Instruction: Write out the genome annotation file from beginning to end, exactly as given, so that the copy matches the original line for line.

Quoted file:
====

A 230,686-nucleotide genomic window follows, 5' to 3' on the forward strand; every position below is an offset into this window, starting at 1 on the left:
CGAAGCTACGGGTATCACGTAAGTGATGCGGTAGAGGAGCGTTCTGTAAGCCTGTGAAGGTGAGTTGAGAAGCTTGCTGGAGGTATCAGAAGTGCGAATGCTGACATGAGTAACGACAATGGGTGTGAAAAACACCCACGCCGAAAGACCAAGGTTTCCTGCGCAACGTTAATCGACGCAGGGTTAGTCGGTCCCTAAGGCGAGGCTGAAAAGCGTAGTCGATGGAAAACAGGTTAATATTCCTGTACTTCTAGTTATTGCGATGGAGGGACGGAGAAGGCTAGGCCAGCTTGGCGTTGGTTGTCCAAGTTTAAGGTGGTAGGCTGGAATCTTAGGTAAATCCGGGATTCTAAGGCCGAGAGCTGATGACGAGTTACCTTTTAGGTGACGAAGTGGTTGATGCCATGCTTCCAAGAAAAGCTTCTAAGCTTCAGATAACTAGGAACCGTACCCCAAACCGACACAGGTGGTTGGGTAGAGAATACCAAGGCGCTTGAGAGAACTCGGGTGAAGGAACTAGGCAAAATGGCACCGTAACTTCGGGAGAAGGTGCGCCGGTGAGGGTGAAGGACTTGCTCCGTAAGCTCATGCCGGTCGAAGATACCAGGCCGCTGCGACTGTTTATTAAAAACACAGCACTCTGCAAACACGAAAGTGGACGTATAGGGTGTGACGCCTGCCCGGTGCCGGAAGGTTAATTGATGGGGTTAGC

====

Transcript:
A 230,686-nucleotide genomic window follows, 5' to 3' on the forward strand; every position below is an offset into this window, starting at 1 on the left:
CGAAGCTACGGGTATCACGTAAGTGATGCGGTAGAGGAGCGTTCTGTAAGCCTGTGAAGGTGAGTTGAGAAGCTTGCTGGAGGTATCAGAAGTGCGAATGCTGACATGAGTAACGACAATGGGTGTGAAAAACACCCACGCCGAAAGACCAAGGTTTCCTGCGCAACGTTAATCGACGCAGGGTTAGTCGGTCCCTAAGGCGAGGCTGAAAAGCGTAGTCGATGGAAAACAGGTTAATATTCCTGTACTTCTAGTTATTGCGATGGAGGGACGGAGAAGGCTAGGCCAGCTTGGCGTTGGTTGTCCAAGTTTAAGGTGGTAGGCTGGAATCTTAGGTAAATCCGGGATTCTAAGGCCGAGAGCTGATGACGAGTTACCTTTTAGGTGACGAAGTGGTTGATGCCATGCTTCCAAGAAAAGCTTCTAAGCTTCAGATAACTAGGAACCGTACCCCAAACCGACACAGGTGGTTGGGTAGAGAATACCAAGGCGCTTGAGAGAACTCGGGTGAAGGAACTAGGCAAAATGGCACCGTAACTTCGGGAGAAGGTGCGCCGGTGAGGGTGAAGGACTTGCTCCGTAAGCTCATGCCGGTCGAAGATACCAGGCCGCTGCGACTGTTTATTAAAAACACAGCACTCTGCAAACACGAAAGTGGACGTATAGGGTGTGACGCCTGCCCGGTGCCGGAAGGTTAATTGATGGGGTTAGC